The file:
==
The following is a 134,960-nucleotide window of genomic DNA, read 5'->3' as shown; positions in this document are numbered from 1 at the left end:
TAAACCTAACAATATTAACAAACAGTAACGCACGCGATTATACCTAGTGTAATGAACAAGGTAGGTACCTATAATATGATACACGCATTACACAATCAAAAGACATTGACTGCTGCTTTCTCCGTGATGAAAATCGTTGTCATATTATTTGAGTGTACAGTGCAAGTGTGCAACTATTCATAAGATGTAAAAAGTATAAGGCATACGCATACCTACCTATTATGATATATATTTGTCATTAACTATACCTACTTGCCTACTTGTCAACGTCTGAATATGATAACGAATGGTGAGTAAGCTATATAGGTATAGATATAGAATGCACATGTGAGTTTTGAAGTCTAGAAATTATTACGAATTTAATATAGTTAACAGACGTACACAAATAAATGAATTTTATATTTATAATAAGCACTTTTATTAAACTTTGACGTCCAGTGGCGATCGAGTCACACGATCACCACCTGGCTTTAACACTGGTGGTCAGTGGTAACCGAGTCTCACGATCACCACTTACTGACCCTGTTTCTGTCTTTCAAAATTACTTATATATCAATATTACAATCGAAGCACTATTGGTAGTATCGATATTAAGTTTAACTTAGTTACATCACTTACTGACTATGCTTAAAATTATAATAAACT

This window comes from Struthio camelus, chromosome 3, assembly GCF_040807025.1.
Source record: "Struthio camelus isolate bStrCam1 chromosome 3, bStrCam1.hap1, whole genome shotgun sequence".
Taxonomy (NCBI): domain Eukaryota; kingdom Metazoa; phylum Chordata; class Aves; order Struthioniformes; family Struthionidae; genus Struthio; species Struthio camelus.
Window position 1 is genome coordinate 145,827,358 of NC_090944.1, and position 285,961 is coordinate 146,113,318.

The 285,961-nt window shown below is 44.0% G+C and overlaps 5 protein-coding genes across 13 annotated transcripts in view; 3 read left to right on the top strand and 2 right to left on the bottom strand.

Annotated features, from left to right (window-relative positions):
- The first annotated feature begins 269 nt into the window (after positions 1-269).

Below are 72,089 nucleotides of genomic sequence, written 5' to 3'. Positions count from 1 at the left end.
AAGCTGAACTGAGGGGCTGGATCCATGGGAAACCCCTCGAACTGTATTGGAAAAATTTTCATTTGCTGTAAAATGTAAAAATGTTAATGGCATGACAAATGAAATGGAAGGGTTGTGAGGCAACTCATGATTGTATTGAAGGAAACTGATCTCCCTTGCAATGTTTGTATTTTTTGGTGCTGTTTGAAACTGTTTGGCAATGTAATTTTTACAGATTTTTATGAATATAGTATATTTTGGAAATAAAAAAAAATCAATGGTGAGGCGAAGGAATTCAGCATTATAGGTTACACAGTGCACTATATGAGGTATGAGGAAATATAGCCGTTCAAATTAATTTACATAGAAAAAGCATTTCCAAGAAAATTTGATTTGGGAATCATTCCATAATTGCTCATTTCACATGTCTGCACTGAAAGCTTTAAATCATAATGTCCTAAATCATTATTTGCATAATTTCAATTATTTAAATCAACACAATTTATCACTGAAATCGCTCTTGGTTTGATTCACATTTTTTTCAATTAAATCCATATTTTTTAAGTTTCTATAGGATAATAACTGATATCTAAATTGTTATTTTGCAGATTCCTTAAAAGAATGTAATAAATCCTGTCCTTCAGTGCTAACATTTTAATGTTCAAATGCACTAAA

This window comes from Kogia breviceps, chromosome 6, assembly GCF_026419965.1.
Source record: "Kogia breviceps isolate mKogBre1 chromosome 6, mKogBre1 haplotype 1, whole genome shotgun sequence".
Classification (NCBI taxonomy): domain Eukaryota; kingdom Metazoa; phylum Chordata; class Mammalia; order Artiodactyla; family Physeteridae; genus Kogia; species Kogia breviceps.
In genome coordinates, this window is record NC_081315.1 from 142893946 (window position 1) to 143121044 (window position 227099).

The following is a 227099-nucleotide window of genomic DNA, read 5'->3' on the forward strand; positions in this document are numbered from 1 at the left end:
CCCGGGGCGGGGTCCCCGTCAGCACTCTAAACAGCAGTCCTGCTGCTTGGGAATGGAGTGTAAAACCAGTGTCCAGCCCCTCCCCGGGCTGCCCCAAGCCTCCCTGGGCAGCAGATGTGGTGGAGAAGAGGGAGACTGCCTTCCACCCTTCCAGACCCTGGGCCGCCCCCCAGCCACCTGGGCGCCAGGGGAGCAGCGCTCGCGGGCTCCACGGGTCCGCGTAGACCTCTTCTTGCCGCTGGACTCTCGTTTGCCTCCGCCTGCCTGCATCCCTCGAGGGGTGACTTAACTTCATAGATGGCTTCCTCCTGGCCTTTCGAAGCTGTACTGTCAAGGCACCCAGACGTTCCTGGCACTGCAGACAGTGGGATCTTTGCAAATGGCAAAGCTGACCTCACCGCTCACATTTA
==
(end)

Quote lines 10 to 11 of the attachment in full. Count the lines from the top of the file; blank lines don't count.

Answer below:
Below are 72,089 nucleotides of genomic sequence, written 5' to 3'. Positions count from 1 at the left end.
AAGCTGAACTGAGGGGCTGGATCCATGGGAAACCCCTCGAACTGTATTGGAAAAATTTTCATTTGCTGTAAAATGTAAAAATGTTAATGGCATGACAAATGAAATGGAAGGGTTGTGAGGCAACTCATGATTGTATTGAAGGAAACTGATCTCCCTTGCAATGTTTGTATTTTTTGGTGCTGTTTGAAACTGTTTGGCAATGTAATTTTTACAGATTTTTATGAATATAGTATATTTTGGAAATAAAAAAAAATCAATGGTGAGGCGAAGGAATTCAGCATTATAGGTTACACAGTGCACTATATGAGGTATGAGGAAATATAGCCGTTCAAATTAATTTACATAGAAAAAGCATTTCCAAGAAAATTTGATTTGGGAATCATTCCATAATTGCTCATTTCACATGTCTGCACTGAAAGCTTTAAATCATAATGTCCTAAATCATTATTTGCATAATTTCAATTATTTAAATCAACACAATTTATCACTGAAATCGCTCTTGGTTTGATTCACATTTTTTTCAATTAAATCCATATTTTTTAAGTTTCTATAGGATAATAACTGATATCTAAATTGTTATTTTGCAGATTCCTTAAAAGAATGTAATAAATCCTGTCCTTCAGTGCTAACATTTTAATGTTCAAATGCACTAAA